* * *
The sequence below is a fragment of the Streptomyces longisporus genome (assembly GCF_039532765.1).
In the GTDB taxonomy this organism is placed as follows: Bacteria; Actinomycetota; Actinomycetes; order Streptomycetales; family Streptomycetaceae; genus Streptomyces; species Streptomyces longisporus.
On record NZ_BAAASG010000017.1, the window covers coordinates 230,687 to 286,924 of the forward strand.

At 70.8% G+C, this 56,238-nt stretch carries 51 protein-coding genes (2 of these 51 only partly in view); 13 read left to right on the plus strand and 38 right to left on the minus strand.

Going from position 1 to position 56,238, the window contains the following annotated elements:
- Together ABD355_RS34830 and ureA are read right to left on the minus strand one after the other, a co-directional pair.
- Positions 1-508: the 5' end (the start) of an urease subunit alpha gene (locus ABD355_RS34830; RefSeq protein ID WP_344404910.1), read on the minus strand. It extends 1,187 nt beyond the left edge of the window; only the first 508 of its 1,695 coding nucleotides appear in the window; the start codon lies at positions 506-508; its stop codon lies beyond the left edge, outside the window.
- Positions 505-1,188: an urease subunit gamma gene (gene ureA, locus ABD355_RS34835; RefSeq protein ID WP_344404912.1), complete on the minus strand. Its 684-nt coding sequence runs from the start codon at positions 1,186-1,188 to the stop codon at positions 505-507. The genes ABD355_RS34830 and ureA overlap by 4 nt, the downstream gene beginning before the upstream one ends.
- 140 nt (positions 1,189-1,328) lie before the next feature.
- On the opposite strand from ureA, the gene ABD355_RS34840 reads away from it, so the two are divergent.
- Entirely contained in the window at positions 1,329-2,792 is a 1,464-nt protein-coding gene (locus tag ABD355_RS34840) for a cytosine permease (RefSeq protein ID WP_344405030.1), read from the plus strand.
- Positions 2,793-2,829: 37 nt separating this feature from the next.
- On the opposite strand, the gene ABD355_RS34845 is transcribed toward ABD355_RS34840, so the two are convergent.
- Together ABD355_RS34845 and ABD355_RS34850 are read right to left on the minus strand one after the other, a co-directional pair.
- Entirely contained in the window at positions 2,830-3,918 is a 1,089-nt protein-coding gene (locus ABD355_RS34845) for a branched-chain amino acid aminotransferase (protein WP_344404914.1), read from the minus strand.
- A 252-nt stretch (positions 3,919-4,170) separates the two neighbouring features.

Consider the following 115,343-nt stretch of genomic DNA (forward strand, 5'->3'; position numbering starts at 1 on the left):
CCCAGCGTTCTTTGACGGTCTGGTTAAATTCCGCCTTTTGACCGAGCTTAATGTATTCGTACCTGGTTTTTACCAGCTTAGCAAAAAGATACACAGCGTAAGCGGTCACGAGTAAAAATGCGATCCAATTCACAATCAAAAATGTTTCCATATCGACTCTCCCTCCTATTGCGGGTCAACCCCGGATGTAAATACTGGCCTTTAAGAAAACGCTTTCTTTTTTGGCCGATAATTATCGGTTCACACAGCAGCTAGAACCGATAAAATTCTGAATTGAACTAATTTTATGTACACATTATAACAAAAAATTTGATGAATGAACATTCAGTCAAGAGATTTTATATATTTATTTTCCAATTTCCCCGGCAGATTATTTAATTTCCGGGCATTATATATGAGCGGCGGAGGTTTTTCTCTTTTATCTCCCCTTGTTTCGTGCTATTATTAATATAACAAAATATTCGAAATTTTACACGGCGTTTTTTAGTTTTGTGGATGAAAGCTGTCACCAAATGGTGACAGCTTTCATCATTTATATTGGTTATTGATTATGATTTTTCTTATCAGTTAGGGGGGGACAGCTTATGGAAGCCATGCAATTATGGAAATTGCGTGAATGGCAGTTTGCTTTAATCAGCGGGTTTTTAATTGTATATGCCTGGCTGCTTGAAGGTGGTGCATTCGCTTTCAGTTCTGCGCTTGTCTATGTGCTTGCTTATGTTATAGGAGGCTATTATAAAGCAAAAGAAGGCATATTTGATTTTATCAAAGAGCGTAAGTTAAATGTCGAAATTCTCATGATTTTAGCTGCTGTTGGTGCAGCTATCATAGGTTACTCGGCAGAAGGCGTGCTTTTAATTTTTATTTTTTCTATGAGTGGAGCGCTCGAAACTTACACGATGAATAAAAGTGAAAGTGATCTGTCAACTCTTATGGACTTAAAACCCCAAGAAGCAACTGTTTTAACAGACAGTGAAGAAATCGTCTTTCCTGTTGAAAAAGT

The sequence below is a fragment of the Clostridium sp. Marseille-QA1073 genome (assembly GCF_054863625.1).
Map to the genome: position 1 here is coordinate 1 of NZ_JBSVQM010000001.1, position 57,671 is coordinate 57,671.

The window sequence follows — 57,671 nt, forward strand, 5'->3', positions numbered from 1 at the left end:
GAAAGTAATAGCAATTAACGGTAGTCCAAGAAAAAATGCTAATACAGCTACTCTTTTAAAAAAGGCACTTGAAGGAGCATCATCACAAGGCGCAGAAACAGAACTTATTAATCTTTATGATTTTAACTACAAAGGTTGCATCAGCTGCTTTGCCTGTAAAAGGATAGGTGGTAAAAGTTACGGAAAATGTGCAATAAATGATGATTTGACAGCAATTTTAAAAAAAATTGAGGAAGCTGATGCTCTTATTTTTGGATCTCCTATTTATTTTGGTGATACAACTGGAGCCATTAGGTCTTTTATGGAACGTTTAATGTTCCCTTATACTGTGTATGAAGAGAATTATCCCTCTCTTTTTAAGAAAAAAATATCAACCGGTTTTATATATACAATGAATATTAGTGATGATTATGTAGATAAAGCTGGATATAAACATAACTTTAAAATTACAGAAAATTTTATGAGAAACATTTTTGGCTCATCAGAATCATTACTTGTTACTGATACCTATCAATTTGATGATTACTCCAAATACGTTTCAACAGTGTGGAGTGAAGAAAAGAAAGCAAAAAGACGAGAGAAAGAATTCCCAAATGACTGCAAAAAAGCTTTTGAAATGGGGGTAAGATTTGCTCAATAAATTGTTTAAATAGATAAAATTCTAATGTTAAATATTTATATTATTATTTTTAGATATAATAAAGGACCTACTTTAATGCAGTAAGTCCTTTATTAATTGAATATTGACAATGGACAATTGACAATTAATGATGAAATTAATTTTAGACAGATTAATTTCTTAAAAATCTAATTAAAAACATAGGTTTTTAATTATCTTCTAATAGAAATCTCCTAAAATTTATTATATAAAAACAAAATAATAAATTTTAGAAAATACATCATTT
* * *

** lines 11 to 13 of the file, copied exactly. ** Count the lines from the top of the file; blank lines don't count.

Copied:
- Entirely contained in the window at positions 1,329-2,792 is a 1,464-nt protein-coding gene (locus tag ABD355_RS34840) for a cytosine permease (RefSeq protein ID WP_344405030.1), read from the plus strand.
- Positions 2,793-2,829: 37 nt separating this feature from the next.
- On the opposite strand, the gene ABD355_RS34845 is transcribed toward ABD355_RS34840, so the two are convergent.